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Seventies Child (Inglés)

4,1 de un máximo de 5 estrellas
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4,1 de un máximo de 5 estrellas 6 opiniones de EE. UU.

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Seventies Child recalls a bygone era when children were free to explore and often ran wild. A collection of humorous and often heartfelt stories that examine universal themes that define growing up: sibling rivalry, fear, bullying, envy, peer pressure, friendship, and infatuation. This fictional memoir follows hero/anti-hero Samuel Ballard as he struggles to mature from five to fifteen in 1970s suburban Boston. Whether he’s battling insomnia and his brother to be the first to open his presents in “The Christmas Alarm Clock”, teaming with his best friend weirdo Jocko to dodge jail in “The Card Heist”, or reluctantly associating with the hated “Preps” to woo his dream girl in the “The First Girlfriend”, Samuel is hard to root against despite his proclivity towards mischief. Seventies Child is a time warp back to the days of disco starring a rock & roll bad boy.

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Amazon.com: 4.1 de un máximo de 5 estrellas 6 opiniones
1 de 1 personas piensan que la opinión es útil
5.0 de un máximo de 5 estrellas A must read for all of you 70's children!!! 1 de marzo de 2017
Por Nancy Burns - Publicado en Amazon.com
Formato: Tapa blanda Compra verificada
I truly enjoyed the authors sense of humor and wit as he looked back upon his childhood growing up in the 70's. I loved the nostalgia of this era being a 70's child myself. I didn't want to put this book down as found one story within the book funnier than the next. A truly heartwarming novel!
5.0 de un máximo de 5 estrellas If you love "That 70's Show" this is a must read! 28 de marzo de 2017
Por Sallan513 - Publicado en Amazon.com
Formato: Versión Kindle Compra verificada
A must read if you grew up in the 70's! A funny collection of short stories that will go straight to your heart and your funny bone! I liked it a lot!
4.0 de un máximo de 5 estrellas This was a fun trip down memory lane 12 de abril de 2017
Por Amazon Customer - Publicado en Amazon.com
Formato: Versión Kindle Compra verificada
This was a fun trip down memory lane! It made me remember places and people from my childhood that I hadn't thought of in a long time.
2 de 3 personas piensan que la opinión es útil
5.0 de un máximo de 5 estrellas A wonderful walk down memory lane 12 de febrero de 2017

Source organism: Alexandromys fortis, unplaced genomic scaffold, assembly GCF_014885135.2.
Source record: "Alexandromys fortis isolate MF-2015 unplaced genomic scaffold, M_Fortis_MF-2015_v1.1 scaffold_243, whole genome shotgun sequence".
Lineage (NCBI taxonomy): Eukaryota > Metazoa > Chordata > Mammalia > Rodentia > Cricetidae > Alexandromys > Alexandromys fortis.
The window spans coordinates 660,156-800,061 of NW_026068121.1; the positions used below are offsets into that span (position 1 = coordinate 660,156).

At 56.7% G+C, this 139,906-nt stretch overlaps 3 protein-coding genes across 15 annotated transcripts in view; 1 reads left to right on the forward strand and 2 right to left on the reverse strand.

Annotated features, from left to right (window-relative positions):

Por Mary - Publicado en Amazon.com
Formato: Versión Kindle Compra verificada
Seventies Child is a heart warming memoir that brought me back to my own childhood growing up in the 70's. I both laughed and cried through Samuel's navigation of his youth. I recommend this book for all ages ... teen through adult.
1 de 1 personas piensan que la opinión es útil
3.0 de un máximo de 5 estrellas Quirky tales full of nostalgia 5 de mayo de 2017
Por Sandra's Book Reviews - Publicado en Amazon.com
Formato: Tapa blanda
"In the 1970s, when we were sent to our rooms, we didn’t have video games, the internet, or iPhones. We were left alone with just our imaginations, which meant worrying about the ninety-nine ways dad could punish you when he came home." (9)

These are the snarky, witty tales of a seventies child. It's about a boy relaying his Wonder Years. I mean, only young boys would land in some crazy adventure getting lost on the way to Jack in the Box. And only boys would devise a Card Heist for the coveted baseball card.

"Telling a kid to play without getting dirty is like telling someone they can swim but don’t get wet." (76)

"My dream back then was to one day strike it rich so I could come back to a drive-in and order every snack they sold: cheeseburgers, hotdogs, popcorn, soft pretzels, candy, slush, soda... Dream Big!" (82)

Quirky, these stories unravel a sense of nostalgia for an era that's come and gone, even though I wouldn't consider the 70's a favorite past time. Actually, I'm quite partial to the 1920's, the 50's, the 80's, and 90's. Still, the author brings these memories to such a vivid life as if they happened yesterday. I'll be he reads these and smiles to himself as he relives these cherished moments. Of course, I couldn't understand every reference and a few of them were a tad mundane. But I'd say these stories definitely shed a bright light on the 70's and what it was like to grow up in it. I liked the boy's perception of these memories and how relatable he made them. I mean, you don't have to be a 70's child to feel and experience all that this kid felt. And it's sometimes nice to dive back into your childhood self again just to relive some of these funny, embarrassing moments. What I liked best was how the narrator indicated the differences between growing up today and growing up in the 70's.